Kindness and compassion for humanity

Hazrat Mirza Bashir Ahmadra has written Sirat-i-Tayyaba

“Pertaining to the Promised Messiah’s kindness and compassion for fellow human beings, the first thing that comes to mind is the pledge he took, under Divine command, from everyone who accepted his claim and joined the Movement – the pledge of bai‘at which forms the bedrock foundation of the entire structure of the Ahmadiyya Movement. This pledge has ten clauses, and is well known to all and sundry, having been published very early in the history of the Movement, and continually in circulation among the members of the Movement, as well as outside the Movement. Under clauses four and nine of this pledge, the Promised Messiahas enjoins everyone who joins the Movement to promise that:

“Generally speaking, in the case of all creatures of God, and especially in regard to the Muslims, he should pledge that he would exercise the fullest care lest, under the influence of some human passion, he should do harm of any kind, either with his tongue, or hand, or in any other way.” 

Similarly: “That solely and purely for the sake of God, he would always keep himself occupied in the ways of love and sympathy for the creatures of Allah in general; and as far as it might lie in his power, he would strive, with all his faculties, and other blessings he has received from God, to be of benefit for all fellow human beings.” (Ishtihar Takmil-e-Tabligh, 12 January 1889) 

Hazrat Mirza Bashir Ahmadra elaborated on this and stated: 

“This is the pledge that forms the door of entry into the Movement, and it was, given this position by the Promised Messiahas under a Divine command to this effect – a pledge without which no true Ahmadi can look upon himself as being an Ahmadi at all.

“Now we shall do well to pause for a moment, and to ponder deeply over the matter. Where a teacher and religious reformer lays the foundation of entry into his Movement, and of spiritual contact with himself, on this that anyone who takes bai’at at his hand would treat all human beings with kindness and sympathy, would strive to be of benefit to them in every possible way, and would in any case, refrain from doing them harm of any kind, it goes without saying that the personal example of such a teacher and reformer in all these respects should be of a very high order. And here in the case of the Promised Messiahas, we find that it was really so.”( Sirat-i-Tayyaba [English], p. 33)

“Often he used to say that he was not the enemy of anyone at all in the world; that his heart was always brimful of love and sympathy for mankind. For instance, in one place he writes: ‘I desire to make it plain to all Muslims, Christians, and Hindus, and Aryas, that in the whole world I look upon no one as an enemy. For all mankind, I have love of the same kind as a kind and loving mother has for all her children, in fact, even more than that. I am the only enemy of those false beliefs, which are an outrage against Truth. Sympathy for all mankind I look upon as a moral obligation, a duty; and my principle is to abhor all falsehood, shirk, (i.e., setting up gods with God) oppression, evil and immorality.’” (Arba‘in, No. 1, p. 2, accessed from Sirat-i-Tayyaba, pp. 33-34) 

Hazrat Mirza Bashir Ahmadra then reiterates: “We should carefully remember that this claim was not a mere empty boast; it is a fact that every moment of the Promised Messiah’sas life was spent for the benefit of mankind, and those around him wondered and marvelled at the excellence and height of his morals that even his worst enemies he loved as a mother loves children.”

Another anecdote that demonstrates the deep anguish and concern Huzooras had for mankind. It is mentioned by Hazrat Mirza Bashir Ahmadra that:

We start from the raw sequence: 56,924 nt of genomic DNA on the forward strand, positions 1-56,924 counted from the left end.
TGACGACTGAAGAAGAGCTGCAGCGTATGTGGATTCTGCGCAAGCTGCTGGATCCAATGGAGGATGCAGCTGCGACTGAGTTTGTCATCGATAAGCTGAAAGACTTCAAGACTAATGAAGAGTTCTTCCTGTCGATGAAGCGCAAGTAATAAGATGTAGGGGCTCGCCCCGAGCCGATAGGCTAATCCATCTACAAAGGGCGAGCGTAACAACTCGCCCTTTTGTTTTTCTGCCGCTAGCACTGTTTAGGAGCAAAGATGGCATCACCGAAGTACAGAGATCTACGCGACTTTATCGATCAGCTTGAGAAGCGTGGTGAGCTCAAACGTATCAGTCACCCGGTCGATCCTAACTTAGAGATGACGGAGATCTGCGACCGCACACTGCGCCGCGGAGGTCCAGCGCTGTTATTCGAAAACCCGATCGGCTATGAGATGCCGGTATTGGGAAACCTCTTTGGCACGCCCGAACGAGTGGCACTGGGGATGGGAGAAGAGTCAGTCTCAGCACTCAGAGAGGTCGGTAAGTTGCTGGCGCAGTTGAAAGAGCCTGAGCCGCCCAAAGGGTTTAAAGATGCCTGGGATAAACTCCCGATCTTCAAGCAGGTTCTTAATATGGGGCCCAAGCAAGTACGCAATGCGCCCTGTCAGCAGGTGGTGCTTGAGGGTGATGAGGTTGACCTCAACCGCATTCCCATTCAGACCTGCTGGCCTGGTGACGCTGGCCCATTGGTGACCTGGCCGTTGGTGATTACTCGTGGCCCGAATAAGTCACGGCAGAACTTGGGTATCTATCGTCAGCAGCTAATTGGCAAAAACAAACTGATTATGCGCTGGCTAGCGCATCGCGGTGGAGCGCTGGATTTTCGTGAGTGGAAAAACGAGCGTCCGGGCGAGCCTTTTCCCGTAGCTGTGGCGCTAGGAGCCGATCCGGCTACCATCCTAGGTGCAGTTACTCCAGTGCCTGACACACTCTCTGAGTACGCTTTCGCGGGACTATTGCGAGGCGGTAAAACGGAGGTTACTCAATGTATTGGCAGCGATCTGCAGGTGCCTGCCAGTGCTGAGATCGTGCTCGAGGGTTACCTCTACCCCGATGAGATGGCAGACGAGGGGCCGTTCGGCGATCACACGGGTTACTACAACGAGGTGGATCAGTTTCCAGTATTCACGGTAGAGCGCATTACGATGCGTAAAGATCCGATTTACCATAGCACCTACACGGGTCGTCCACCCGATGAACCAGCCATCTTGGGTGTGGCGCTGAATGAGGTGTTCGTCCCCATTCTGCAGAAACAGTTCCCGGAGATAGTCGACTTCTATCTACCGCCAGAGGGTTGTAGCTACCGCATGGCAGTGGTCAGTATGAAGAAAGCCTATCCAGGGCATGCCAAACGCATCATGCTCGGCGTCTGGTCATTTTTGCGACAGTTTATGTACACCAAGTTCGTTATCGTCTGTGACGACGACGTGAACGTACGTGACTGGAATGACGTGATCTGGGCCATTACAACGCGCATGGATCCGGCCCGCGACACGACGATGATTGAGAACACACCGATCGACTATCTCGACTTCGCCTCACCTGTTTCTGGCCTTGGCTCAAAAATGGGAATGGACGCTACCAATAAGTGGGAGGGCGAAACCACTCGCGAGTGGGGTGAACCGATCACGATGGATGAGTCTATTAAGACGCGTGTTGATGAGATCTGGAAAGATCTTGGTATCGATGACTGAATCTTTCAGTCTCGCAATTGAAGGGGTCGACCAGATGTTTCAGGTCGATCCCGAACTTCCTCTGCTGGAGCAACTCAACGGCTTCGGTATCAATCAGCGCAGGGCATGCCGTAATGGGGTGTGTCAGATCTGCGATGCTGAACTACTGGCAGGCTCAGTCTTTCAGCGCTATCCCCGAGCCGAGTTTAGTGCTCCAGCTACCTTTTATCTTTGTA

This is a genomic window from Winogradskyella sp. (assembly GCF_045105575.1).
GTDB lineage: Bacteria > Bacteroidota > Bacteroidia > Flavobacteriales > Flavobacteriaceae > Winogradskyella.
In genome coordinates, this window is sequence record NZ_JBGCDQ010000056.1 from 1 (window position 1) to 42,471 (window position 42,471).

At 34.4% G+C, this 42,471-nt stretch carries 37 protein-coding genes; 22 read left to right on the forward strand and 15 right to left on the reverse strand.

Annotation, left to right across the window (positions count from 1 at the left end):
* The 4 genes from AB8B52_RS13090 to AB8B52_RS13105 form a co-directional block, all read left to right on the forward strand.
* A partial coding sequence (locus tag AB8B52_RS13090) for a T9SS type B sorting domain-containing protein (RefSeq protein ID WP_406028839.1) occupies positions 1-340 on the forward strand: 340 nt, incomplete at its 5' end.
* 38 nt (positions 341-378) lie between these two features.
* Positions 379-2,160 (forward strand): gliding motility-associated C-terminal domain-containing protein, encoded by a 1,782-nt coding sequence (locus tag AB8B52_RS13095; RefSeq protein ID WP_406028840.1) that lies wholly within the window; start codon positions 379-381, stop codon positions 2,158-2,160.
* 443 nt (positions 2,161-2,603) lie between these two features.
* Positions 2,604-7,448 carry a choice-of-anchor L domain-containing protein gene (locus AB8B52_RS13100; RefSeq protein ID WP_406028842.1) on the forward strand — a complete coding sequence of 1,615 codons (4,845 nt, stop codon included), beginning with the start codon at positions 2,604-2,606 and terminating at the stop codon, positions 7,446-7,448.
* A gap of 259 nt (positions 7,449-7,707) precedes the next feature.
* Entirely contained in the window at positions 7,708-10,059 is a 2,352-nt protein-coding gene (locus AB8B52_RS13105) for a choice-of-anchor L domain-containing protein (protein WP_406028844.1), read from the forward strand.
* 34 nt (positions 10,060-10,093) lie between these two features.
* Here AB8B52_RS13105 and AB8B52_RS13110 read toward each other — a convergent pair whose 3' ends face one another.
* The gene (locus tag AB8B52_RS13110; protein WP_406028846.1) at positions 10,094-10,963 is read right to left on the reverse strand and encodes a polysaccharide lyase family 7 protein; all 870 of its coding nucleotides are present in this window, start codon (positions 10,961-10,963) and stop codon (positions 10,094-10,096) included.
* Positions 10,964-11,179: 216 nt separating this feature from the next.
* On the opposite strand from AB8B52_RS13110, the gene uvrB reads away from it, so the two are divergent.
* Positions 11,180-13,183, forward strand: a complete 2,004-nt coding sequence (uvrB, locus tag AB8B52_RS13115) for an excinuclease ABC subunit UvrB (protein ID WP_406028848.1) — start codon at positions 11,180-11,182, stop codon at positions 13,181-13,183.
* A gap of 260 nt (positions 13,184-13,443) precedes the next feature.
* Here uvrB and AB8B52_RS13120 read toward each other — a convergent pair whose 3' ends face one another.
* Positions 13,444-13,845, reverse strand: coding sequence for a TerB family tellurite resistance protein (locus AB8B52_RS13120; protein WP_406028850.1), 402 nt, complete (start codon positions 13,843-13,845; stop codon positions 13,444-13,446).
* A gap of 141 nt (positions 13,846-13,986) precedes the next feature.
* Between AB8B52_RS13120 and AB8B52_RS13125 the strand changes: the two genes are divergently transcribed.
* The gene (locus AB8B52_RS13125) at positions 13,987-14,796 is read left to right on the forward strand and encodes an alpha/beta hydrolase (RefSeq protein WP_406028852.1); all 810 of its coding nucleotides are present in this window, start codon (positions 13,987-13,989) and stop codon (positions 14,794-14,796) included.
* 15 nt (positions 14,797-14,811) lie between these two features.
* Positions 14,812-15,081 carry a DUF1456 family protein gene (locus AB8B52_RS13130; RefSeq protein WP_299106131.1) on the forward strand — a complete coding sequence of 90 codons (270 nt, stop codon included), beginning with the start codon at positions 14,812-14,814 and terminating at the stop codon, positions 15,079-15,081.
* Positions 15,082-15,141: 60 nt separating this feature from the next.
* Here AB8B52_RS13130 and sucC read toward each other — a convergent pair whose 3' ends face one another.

“Hazrat Maulvi Abdul Karim, who had his residence in a portion of the home of the Promised Messiahas, related that once, during the days when the plague was raging all over the country, claiming thousands of victims, he heard the Promised Messiahas praying most fervently in absolute privacy. Maulvi Abdul Karim writes: 

“‘During the time the Promised Messiahas was offering this prayer, there was such fire and pain and distress in his voice as to make the heart of anyone who heard melt in such torture of mine as if a woman were crying in the throes of delivery. On trying to catch the words, I found he was praying for mankind to be delivered from the curse of the raging plague, and he was saying: ‘O God, if all these people perish in the chastisement of this plague, then who would be left to worship Thee.’” (Sirat Hazrat Masih-e-Maud by Sheikh Yaqub Ali Irfani, accessed from Sirat-i-Tayyaba, pp. 34-35.)

‘He was a Light which Shone in this World for the Benefit of Mankind’

Hazrat Dr Mir Muhammad Ismailra wrote in one of his articles: 

“The Promised Messiahas was very gentle and mild of heart and temperament, merciful and magnanimous, very hospitable, the most courageous among men. In times of hardship and trial, when the hearts of others sank in their breasts, he marched forward fearless like a lion. Forgiveness, overlooking the faults of others, liberality, humility of mind, loyalty, simplicity, love of God, love for the Holy Prophetsa, respect for those holy persons eminent in the history of Islam, sanctity of commitment, beauty in actual daily life, dignity, jealous regard where a point of honour was involved, right resolve, a smiling face and an open brow – these were the most prominent traits of his character and personality […]. Indeed, he was a light which shone in this world for the benefit of mankind, and he was like the gentle and fruitful rain which comes down after difficult years of dryness and enriches the earth.” (Sirat-ul-Mahdi, Part III, concluding note, Accessed from Sirat-i-Tayyaba, 49-50)


So, while this Ramadan, we try to improve our standards of worship and our relationship with Allah the Almighty, we also pause and reflect on the exemplary life and character of the Promised Messiahas – which can direct us all to try and strengthen our faith and our relationship not just with the Creation of God Almighty but importantly, God Almighty Himself. 

May Allah enable us all to do so. Amin.